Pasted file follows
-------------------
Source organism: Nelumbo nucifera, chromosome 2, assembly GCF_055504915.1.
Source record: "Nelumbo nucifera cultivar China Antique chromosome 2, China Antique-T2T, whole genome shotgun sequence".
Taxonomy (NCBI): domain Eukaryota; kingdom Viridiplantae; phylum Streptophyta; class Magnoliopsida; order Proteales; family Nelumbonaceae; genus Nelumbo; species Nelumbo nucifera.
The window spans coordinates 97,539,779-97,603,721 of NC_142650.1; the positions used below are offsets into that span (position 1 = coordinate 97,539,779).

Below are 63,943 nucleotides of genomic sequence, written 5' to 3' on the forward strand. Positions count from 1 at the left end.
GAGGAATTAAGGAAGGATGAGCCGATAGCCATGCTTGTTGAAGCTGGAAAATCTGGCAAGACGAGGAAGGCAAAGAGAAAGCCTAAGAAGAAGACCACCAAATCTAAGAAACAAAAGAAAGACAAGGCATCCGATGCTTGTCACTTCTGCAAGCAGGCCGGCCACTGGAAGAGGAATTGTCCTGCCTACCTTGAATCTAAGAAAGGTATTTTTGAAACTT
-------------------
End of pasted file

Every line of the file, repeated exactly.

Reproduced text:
Source organism: Nelumbo nucifera, chromosome 2, assembly GCF_055504915.1.
Source record: "Nelumbo nucifera cultivar China Antique chromosome 2, China Antique-T2T, whole genome shotgun sequence".
Taxonomy (NCBI): domain Eukaryota; kingdom Viridiplantae; phylum Streptophyta; class Magnoliopsida; order Proteales; family Nelumbonaceae; genus Nelumbo; species Nelumbo nucifera.
The window spans coordinates 97,539,779-97,603,721 of NC_142650.1; the positions used below are offsets into that span (position 1 = coordinate 97,539,779).

Below are 63,943 nucleotides of genomic sequence, written 5' to 3' on the forward strand. Positions count from 1 at the left end.
GAGGAATTAAGGAAGGATGAGCCGATAGCCATGCTTGTTGAAGCTGGAAAATCTGGCAAGACGAGGAAGGCAAAGAGAAAGCCTAAGAAGAAGACCACCAAATCTAAGAAACAAAAGAAAGACAAGGCATCCGATGCTTGTCACTTCTGCAAGCAGGCCGGCCACTGGAAGAGGAATTGTCCTGCCTACCTTGAATCTAAGAAAGGTATTTTTGAAACTT